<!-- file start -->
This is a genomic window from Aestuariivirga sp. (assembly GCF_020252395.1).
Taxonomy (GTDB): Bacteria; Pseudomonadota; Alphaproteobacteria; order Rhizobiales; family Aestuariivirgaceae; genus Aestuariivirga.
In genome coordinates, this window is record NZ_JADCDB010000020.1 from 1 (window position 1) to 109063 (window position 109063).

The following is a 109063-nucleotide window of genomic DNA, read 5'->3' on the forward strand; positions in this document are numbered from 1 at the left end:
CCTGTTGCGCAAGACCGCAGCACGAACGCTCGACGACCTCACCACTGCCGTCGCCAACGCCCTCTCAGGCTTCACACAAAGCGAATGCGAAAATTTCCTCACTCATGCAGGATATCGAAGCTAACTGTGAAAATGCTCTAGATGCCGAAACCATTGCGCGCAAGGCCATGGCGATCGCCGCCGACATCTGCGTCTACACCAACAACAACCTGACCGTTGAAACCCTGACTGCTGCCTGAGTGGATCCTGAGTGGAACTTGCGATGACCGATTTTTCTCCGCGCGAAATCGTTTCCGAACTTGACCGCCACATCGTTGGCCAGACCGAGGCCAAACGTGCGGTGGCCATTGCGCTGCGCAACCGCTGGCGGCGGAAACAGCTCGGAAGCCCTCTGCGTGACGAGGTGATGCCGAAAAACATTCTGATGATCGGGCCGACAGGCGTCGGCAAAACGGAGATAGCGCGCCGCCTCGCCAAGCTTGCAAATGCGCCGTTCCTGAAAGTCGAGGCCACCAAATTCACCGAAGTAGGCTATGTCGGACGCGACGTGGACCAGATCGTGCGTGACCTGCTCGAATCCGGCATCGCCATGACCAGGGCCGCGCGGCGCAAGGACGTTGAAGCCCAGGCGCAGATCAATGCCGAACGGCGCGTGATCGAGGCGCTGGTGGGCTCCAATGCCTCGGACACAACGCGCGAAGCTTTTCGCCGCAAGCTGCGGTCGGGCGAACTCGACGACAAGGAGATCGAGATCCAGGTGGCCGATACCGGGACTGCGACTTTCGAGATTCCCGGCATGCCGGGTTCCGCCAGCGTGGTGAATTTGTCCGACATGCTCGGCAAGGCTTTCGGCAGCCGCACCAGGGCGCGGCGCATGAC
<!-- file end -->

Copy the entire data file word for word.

This is a genomic window from Aestuariivirga sp. (assembly GCF_020252395.1).
Taxonomy (GTDB): Bacteria; Pseudomonadota; Alphaproteobacteria; order Rhizobiales; family Aestuariivirgaceae; genus Aestuariivirga.
In genome coordinates, this window is record NZ_JADCDB010000020.1 from 1 (window position 1) to 109063 (window position 109063).

The following is a 109063-nucleotide window of genomic DNA, read 5'->3' on the forward strand; positions in this document are numbered from 1 at the left end:
CCTGTTGCGCAAGACCGCAGCACGAACGCTCGACGACCTCACCACTGCCGTCGCCAACGCCCTCTCAGGCTTCACACAAAGCGAATGCGAAAATTTCCTCACTCATGCAGGATATCGAAGCTAACTGTGAAAATGCTCTAGATGCCGAAACCATTGCGCGCAAGGCCATGGCGATCGCCGCCGACATCTGCGTCTACACCAACAACAACCTGACCGTTGAAACCCTGACTGCTGCCTGAGTGGATCCTGAGTGGAACTTGCGATGACCGATTTTTCTCCGCGCGAAATCGTTTCCGAACTTGACCGCCACATCGTTGGCCAGACCGAGGCCAAACGTGCGGTGGCCATTGCGCTGCGCAACCGCTGGCGGCGGAAACAGCTCGGAAGCCCTCTGCGTGACGAGGTGATGCCGAAAAACATTCTGATGATCGGGCCGACAGGCGTCGGCAAAACGGAGATAGCGCGCCGCCTCGCCAAGCTTGCAAATGCGCCGTTCCTGAAAGTCGAGGCCACCAAATTCACCGAAGTAGGCTATGTCGGACGCGACGTGGACCAGATCGTGCGTGACCTGCTCGAATCCGGCATCGCCATGACCAGGGCCGCGCGGCGCAAGGACGTTGAAGCCCAGGCGCAGATCAATGCCGAACGGCGCGTGATCGAGGCGCTGGTGGGCTCCAATGCCTCGGACACAACGCGCGAAGCTTTTCGCCGCAAGCTGCGGTCGGGCGAACTCGACGACAAGGAGATCGAGATCCAGGTGGCCGATACCGGGACTGCGACTTTCGAGATTCCCGGCATGCCGGGTTCCGCCAGCGTGGTGAATTTGTCCGACATGCTCGGCAAGGCTTTCGGCAGCCGCACCAGGGCGCGGCGCATGAC